If you’re caught in a stampede
For a crowd crush or stampede, think like a boxer. And no, I don’t mean you should start hitting all the bodies surrounding you; I’m talking about the protective stance your can take to keep yourself safe.
The CDC recommends taking a “boxer-like” approach in large crowd stampedes: Keep your hands to your chest and maintain firm footing. To maintain sufficient space to get oxygen, hold your arms a few inches out from your chest.
Other things to keep in mind: You want to always stay standing and move with the surge of the crowd, or else you could succumb to the deadly pressure coming from all sides.
If your motel room won’t lock
You’ve wound up in a cheap motel room for the night, exhausted from your life on the road. Unfortunately, what you saved in room cost, you sacrificed in security. Maybe the deadbolt on the door is shoddy, or you suspect someone with a master key might try to gain entry to your room during the night.
You can never be too safe. When you need to increase your room security without any special gadgets (like a travel door stop), you can be resourceful with items found in any motel room:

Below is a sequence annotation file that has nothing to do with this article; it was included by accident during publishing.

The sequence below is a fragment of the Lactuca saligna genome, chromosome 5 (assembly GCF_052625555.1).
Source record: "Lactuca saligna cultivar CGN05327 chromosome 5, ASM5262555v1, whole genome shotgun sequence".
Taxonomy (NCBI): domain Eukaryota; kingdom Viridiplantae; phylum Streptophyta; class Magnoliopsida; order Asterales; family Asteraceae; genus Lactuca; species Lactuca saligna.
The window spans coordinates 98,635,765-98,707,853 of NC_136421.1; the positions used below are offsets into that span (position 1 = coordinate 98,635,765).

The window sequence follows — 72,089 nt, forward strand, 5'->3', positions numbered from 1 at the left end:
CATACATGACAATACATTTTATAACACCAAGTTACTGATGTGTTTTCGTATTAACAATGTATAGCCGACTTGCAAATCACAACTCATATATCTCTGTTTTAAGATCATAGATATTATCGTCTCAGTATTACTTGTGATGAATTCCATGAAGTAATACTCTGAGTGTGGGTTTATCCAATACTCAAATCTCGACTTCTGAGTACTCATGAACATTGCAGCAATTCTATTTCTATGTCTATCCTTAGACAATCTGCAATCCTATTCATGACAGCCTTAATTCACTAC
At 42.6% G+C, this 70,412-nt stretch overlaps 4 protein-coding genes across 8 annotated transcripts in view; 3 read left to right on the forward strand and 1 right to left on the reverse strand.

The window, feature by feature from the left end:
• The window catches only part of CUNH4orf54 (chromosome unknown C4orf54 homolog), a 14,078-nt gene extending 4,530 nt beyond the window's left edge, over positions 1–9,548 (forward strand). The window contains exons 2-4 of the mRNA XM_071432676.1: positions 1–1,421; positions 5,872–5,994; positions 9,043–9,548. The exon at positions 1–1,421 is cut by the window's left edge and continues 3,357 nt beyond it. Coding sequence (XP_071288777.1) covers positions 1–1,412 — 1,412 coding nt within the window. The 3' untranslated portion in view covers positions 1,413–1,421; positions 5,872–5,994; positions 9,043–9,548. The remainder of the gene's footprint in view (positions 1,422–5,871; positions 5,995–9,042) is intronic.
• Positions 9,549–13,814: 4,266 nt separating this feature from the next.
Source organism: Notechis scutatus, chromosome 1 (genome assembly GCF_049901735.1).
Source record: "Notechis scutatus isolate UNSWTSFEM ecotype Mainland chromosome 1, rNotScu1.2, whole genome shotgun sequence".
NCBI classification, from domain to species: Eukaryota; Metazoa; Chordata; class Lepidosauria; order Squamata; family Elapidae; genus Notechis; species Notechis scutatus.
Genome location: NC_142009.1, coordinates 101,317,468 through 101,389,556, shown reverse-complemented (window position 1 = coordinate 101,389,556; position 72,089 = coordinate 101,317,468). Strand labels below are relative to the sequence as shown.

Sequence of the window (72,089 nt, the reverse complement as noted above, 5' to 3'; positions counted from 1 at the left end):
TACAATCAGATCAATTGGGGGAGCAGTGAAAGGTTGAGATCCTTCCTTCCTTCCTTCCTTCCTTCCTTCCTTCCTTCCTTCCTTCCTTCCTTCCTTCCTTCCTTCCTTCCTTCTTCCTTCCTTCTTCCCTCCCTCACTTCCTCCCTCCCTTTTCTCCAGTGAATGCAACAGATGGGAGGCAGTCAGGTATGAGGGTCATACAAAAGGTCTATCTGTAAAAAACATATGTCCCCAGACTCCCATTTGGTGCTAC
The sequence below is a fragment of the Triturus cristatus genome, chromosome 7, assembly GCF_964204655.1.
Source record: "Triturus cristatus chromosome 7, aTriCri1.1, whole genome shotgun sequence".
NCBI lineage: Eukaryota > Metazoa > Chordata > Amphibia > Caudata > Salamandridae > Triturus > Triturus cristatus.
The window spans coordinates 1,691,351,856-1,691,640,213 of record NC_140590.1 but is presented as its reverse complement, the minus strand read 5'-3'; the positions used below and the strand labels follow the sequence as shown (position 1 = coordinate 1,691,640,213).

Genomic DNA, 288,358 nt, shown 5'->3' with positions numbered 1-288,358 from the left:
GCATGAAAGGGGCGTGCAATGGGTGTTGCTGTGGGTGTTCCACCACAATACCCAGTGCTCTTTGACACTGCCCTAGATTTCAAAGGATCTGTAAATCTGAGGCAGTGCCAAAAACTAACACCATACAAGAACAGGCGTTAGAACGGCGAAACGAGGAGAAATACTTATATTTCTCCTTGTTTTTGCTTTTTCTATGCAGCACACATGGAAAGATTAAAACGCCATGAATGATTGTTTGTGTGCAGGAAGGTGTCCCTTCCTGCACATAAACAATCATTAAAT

- A sock. Fold a thick sock and wedge it in the top corner of the door (where it hinges open). When you want to leave the room, it’ll be easiest if you pull the door and sock out simultaneously.
- An ironing board. You can easily prop your ironing board under the door handle to create a makeshift barricade.
- A shower rod. If the shower rod is detachable, it also makes for a decent barricade when you lodge it in place between the door and the wall.
If you want to create a DIY alarm system, try balancing a glass cup on the door handle, so that you can hear it fall if someone is trying to open your door during the night.
If you’re crying for help and want people to pay attention
This hack is simple, yet crucial: If you’re crying for help, be as specific as possible. A vague “help!” is less likely to illicit a swift response compared to “Hey, you, in the blue jacket, I’m getting robbed!”
Similarly, if you see a stranger who needs help, don’t succumb to the bystander effect. If someone needs to call 911, don’t just say “someone call 911!” Lock eyes with an individual and assign them the task of calling 911.
In every situation: Don’t panic
OK, this one actually isn’t that specific. Fear is the natural emotional response to all the situations outlined in this post. And panic is the enemy of rational decision making. Unfortunately, the guidance of “don’t panic” is much easier said than done.
To stay calm in an emergency, focus on your breathing. Inhale, count to three, and exhale slowly while you count to three again. Keeping calm can be the difference between survival and a deadly mistake. One of the best ways to avoid panic is by being prepared for different kinds of emergencies.